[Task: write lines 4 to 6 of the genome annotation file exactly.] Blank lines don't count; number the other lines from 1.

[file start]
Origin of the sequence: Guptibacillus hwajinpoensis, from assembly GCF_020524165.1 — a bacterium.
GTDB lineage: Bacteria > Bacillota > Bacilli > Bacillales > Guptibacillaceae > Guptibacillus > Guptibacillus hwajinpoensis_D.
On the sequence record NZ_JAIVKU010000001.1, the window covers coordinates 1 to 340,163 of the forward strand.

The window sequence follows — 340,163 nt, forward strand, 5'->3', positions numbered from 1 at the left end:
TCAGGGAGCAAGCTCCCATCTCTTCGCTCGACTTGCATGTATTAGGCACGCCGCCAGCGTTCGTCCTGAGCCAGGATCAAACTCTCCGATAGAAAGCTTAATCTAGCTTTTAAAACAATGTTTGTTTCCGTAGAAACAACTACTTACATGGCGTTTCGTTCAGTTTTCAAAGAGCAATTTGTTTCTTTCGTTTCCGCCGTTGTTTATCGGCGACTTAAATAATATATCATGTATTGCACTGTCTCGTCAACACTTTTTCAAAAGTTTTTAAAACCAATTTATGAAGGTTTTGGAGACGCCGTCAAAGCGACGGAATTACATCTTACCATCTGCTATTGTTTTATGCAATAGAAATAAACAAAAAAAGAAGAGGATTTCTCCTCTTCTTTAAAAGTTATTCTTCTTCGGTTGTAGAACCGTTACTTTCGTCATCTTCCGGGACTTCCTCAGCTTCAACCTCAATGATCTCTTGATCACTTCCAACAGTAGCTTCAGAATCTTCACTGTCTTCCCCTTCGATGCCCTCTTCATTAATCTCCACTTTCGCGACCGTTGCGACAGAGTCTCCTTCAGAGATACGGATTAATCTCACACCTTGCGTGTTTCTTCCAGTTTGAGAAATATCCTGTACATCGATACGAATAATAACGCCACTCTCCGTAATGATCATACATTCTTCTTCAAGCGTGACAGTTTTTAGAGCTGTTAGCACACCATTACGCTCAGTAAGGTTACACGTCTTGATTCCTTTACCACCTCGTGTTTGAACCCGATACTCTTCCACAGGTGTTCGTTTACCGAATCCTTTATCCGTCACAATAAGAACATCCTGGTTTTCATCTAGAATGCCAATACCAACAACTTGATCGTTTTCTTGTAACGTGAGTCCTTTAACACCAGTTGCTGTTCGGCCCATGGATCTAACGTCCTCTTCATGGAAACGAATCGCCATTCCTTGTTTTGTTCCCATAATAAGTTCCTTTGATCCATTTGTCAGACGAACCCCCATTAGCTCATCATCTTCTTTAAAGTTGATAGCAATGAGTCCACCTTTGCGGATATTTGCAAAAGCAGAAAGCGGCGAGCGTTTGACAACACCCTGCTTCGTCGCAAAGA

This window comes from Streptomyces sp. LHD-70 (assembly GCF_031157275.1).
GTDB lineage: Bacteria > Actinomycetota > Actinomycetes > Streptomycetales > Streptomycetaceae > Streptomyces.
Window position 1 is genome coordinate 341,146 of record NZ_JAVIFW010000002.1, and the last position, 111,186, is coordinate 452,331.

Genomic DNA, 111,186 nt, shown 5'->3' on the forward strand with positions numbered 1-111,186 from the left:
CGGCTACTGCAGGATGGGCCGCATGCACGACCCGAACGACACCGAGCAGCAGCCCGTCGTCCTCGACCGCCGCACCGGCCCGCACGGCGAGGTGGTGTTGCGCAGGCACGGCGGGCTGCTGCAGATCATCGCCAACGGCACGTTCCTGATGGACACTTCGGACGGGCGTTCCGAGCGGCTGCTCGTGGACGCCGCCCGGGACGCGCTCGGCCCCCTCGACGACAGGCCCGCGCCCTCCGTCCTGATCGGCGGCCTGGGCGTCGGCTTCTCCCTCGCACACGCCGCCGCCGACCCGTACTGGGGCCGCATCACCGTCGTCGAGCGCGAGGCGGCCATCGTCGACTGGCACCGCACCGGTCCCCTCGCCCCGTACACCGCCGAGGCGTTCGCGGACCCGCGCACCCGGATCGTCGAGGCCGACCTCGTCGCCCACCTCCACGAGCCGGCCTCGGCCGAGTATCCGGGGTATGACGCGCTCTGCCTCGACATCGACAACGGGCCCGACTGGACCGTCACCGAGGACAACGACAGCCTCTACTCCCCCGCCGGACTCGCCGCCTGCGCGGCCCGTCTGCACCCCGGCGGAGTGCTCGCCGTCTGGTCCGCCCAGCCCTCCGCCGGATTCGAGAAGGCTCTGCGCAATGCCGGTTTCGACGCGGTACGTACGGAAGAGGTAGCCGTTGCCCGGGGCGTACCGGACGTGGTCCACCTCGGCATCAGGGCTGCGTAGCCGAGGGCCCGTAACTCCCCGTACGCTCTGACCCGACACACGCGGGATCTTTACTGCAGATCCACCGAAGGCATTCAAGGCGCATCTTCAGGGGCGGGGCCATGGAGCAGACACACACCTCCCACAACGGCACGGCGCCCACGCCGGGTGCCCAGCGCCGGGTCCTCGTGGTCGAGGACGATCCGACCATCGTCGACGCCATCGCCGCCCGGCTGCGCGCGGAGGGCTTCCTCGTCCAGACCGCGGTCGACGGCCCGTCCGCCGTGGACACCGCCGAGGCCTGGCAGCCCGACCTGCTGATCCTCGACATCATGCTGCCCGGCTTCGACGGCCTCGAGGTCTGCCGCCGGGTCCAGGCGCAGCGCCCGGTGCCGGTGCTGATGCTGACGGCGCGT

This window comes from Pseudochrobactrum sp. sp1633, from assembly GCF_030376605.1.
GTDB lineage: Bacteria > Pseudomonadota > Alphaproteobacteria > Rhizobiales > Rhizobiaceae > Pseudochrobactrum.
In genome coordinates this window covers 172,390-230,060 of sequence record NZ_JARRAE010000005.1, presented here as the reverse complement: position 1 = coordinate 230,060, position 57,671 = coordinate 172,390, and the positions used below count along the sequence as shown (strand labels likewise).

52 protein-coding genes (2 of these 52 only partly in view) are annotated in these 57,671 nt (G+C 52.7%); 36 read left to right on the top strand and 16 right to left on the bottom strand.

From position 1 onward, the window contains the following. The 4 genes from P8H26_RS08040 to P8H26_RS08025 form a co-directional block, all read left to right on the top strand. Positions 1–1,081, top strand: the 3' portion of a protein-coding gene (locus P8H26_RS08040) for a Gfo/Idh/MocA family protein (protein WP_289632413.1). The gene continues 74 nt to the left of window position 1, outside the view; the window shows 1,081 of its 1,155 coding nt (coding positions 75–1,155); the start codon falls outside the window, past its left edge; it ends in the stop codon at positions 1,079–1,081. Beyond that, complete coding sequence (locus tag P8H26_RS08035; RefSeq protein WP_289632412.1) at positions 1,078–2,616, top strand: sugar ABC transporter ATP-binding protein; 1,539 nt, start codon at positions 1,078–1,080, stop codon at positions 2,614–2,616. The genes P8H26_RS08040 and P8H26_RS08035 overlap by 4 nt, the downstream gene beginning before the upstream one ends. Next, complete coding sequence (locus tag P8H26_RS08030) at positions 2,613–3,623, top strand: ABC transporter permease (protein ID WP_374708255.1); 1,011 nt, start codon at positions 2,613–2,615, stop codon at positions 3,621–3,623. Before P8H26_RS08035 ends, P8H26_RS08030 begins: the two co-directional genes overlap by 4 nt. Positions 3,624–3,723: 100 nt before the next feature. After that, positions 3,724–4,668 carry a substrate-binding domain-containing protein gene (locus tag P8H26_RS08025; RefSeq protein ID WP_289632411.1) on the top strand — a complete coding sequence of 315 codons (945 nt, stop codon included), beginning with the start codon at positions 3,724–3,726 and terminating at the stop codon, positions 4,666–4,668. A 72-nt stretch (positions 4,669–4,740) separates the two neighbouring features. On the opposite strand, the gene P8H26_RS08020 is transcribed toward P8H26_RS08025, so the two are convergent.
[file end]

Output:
The window sequence follows — 340,163 nt, forward strand, 5'->3', positions numbered from 1 at the left end:
TCAGGGAGCAAGCTCCCATCTCTTCGCTCGACTTGCATGTATTAGGCACGCCGCCAGCGTTCGTCCTGAGCCAGGATCAAACTCTCCGATAGAAAGCTTAATCTAGCTTTTAAAACAATGTTTGTTTCCGTAGAAACAACTACTTACATGGCGTTTCGTTCAGTTTTCAAAGAGCAATTTGTTTCTTTCGTTTCCGCCGTTGTTTATCGGCGACTTAAATAATATATCATGTATTGCACTGTCTCGTCAACACTTTTTCAAAAGTTTTTAAAACCAATTTATGAAGGTTTTGGAGACGCCGTCAAAGCGACGGAATTACATCTTACCATCTGCTATTGTTTTATGCAATAGAAATAAACAAAAAAAGAAGAGGATTTCTCCTCTTCTTTAAAAGTTATTCTTCTTCGGTTGTAGAACCGTTACTTTCGTCATCTTCCGGGACTTCCTCAGCTTCAACCTCAATGATCTCTTGATCACTTCCAACAGTAGCTTCAGAATCTTCACTGTCTTCCCCTTCGATGCCCTCTTCATTAATCTCCACTTTCGCGACCGTTGCGACAGAGTCTCCTTCAGAGATACGGATTAATCTCACACCTTGCGTGTTTCTTCCAGTTTGAGAAATATCCTGTACATCGATACGAATAATAACGCCACTCTCCGTAATGATCATACATTCTTCTTCAAGCGTGACAGTTTTTAGAGCTGTTAGCACACCATTACGCTCAGTAAGGTTACACGTCTTGATTCCTTTACCACCTCGTGTTTGAACCCGATACTCTTCCACAGGTGTTCGTTTACCGAATCCTTTATCCGTCACAATAAGAACATCCTGGTTTTCATCTAGAATGCCAATACCAACAACTTGATCGTTTTCTTGTAACGTGAGTCCTTTAACACCAGTTGCTGTTCGGCCCATGGATCTAACGTCCTCTTCATGGAAACGAATCGCCATTCCTTGTTTTGTTCCCATAATAAGTTCCTTTGATCCATTTGTCAGACGAACCCCCATTAGCTCATCATCTTCTTTAAAGTTGATAGCAATGAGTCCACCTTTGCGGATATTTGCAAAAGCAGAAAGCGGCGAGCGTTTGACAACACCCTGCTTCGTCGCAAAGA

This window comes from Streptomyces sp. LHD-70 (assembly GCF_031157275.1).